Handbook on Gender in World Politics
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Handbook on Gender in World Politics

Edited by Jill Steans and Daniela Tepe

The Handbook on Gender in World Politics is an up-to-date, comprehensive, multi-disciplinary compendium of scholarship in gender studies. The text provides an indispensable reference guide for scholars and students interrogating gender issues in international and global contexts. Substantive areas covered include: statecraft, citizenship and the politics of belonging, international law and human rights, media and communications technologies, political economy, development, global governance and transnational visions of politics and solidarities.
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Chapter 17: Gender and international law

Hilary Charlesworth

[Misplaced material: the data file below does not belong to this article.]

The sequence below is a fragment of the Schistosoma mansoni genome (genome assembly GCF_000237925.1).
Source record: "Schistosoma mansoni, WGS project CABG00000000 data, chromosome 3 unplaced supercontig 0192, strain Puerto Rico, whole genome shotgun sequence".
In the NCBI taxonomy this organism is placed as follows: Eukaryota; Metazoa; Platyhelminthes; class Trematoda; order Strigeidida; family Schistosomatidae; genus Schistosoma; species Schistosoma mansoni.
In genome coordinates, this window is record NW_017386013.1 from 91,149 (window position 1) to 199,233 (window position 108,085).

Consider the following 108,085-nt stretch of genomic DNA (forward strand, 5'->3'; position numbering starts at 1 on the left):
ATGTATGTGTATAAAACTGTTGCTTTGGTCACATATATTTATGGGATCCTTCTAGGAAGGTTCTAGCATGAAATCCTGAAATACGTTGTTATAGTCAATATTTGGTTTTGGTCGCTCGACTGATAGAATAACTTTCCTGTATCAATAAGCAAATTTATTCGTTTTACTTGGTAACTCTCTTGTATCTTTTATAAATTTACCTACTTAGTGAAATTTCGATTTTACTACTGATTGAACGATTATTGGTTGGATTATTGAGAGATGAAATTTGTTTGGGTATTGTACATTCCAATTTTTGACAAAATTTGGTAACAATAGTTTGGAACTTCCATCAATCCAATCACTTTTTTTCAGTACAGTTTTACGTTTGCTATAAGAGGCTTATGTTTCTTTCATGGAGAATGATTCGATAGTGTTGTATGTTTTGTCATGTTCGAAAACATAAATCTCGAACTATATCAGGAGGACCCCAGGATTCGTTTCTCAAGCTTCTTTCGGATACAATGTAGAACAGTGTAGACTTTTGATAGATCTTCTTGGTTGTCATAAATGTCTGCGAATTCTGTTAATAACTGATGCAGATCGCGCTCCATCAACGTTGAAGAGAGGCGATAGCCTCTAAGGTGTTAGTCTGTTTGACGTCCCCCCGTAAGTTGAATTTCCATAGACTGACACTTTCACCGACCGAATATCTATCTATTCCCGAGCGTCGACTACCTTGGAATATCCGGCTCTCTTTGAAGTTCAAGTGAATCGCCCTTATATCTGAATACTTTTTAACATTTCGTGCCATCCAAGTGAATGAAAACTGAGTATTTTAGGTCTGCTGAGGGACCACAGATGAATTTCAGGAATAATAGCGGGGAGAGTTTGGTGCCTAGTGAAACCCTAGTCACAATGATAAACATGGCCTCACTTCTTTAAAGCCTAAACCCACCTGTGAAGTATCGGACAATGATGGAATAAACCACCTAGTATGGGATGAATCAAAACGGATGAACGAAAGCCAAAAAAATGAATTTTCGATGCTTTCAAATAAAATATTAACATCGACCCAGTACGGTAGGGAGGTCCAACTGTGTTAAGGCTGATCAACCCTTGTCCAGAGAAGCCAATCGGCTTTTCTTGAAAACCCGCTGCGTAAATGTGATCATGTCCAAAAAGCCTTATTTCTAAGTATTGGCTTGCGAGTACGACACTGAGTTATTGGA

International law has been slow to pay attention to the concept of gender. To some extent this reflects the power of the traditional account of law: in contrast to politics, goes the legal story, the law offers an objective and impartial system of reasoning about problems, distinct from the actual biases of human decision-makers. International institutions have adopted a range of legal instruments relating to women’s rights, most notably the 1979 United Nations (UN) Convention on the Elimination of All Forms of Discrimination against Women (CEDAW), but there was no discussion of gender in the international legal system as a whole until the last two decades. Feminist voices began to emerge in international law in the early 1990s. They were inspired by a broad range of feminist scholarship, but the most immediate influences were those of feminist international relations (IR) specialists, such as Cynthia Enloe, V. Spike Peterson, Jan Jindy Pettman and J. Ann Tickner. These scholars provided perspectives that helped international lawyers unpack the gendered building blocks of international law, including the state, sovereignty, conflict and peace. Feminist IR theorists also pointed to the relationship of gender to other forms of power, such as race, nationality and class, and paid attention to the way that relations of power are constructed between diverse groups of women. This scholarship offered international lawyers the tools, and the inspiration, to challenge the claim that international law offers a rational, detached, universal form of justice.

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